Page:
Many small businesses simply don’t use Twitter. Some of them don’t understand it; no one can know everything and small businesses tend to be the type of operation where people wear a lot of hats. The “social marketing expert” hat isn’t always found in every business.
Others DO understand it, and they have rational reasons for not Twittering. They say “we have fifteen important clients, and I talk to every one of them on the phone every other day.” Others have extremely limited time and money to devote to marketing, and they prioritize proven approaches that work – they just aren’t going to experiment with their limited resources.
I think there are, only two good unique reasons for a small business to use Twitter. (There are lots of good reasons that AREN’T unique – things you can do every bit as well with a different tool –) If these reasons apply to your business and to your customer base, then you should be using Twitter. If not, then you shouldn’t feel obliged to add yet another Social Media Task to your daily load.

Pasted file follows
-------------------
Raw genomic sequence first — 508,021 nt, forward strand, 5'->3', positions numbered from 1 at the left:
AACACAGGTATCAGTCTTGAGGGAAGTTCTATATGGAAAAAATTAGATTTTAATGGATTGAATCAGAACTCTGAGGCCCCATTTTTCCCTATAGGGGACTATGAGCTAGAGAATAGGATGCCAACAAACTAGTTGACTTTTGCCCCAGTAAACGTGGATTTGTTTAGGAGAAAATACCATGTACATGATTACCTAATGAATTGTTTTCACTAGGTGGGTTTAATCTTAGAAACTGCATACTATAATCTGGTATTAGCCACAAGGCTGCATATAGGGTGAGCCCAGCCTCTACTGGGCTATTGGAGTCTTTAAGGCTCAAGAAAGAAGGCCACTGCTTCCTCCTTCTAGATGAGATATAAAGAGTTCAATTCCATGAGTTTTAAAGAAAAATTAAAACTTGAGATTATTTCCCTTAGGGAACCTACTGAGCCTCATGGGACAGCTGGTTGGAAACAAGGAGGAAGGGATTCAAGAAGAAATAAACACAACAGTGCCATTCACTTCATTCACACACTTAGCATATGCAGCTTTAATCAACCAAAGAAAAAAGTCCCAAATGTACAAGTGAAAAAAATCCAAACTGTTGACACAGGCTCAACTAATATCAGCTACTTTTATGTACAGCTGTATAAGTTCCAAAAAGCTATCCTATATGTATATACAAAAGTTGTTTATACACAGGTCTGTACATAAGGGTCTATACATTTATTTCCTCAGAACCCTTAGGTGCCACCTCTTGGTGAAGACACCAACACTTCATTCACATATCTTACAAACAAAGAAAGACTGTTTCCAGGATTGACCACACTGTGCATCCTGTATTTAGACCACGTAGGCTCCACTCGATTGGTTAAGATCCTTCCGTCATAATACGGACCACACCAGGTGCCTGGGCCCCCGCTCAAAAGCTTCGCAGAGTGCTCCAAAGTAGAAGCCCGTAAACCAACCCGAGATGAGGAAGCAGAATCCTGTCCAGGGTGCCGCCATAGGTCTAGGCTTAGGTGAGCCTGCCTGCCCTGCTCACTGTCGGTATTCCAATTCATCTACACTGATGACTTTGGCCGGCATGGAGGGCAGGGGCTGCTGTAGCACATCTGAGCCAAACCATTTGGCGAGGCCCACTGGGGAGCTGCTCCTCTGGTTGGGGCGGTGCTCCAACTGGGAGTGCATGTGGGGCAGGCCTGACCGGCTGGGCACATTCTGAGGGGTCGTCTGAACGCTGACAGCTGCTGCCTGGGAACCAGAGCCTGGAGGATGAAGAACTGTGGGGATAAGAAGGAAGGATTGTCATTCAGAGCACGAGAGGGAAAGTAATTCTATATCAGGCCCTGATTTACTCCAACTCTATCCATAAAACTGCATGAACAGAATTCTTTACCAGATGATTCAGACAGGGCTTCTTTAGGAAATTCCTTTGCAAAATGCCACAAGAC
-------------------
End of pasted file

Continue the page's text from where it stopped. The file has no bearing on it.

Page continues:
1. Twitter is an extremely cheap, extremely steady way to build a brand identity. Branding is hard for small business! We don’t have the budget to drop $10 million on an ad agency and say “make us known for X”. Yet branding is the easiest way to have a unique identifier and to stand out from your competition. A consistent, persistent, relevant stream of tweets that emphasize and coordinate with your desired brand identity (and a Twitter page that follows the same approach) will develop that brand consciousness in your customer base very organically and very effectively. It will cost you time – but it won’t cost you money. Plus, even big companies can’t drop that $10 million ad budget every day – but you can sure as heck tweet every day.
2. Twitter allows an almost personal connection with each of your customers – whether there are 10 or 10,000 – if you have the right customers. Because you can directly message individual customers, as well as sending tweets to the entire base, you can create a much more intimate connection – IF your customer base is a heavily Twitter-ized population! If you’re selling electric wheelchairs to senior citizens, let’s be realistic – right now you are not going to be making a lot of conversions off your Twitter feed. But if you have a highly networked, mobile-using, Twitter-reading customer base, then it is fast and easy to stay in contact with them in an extremely flexible way.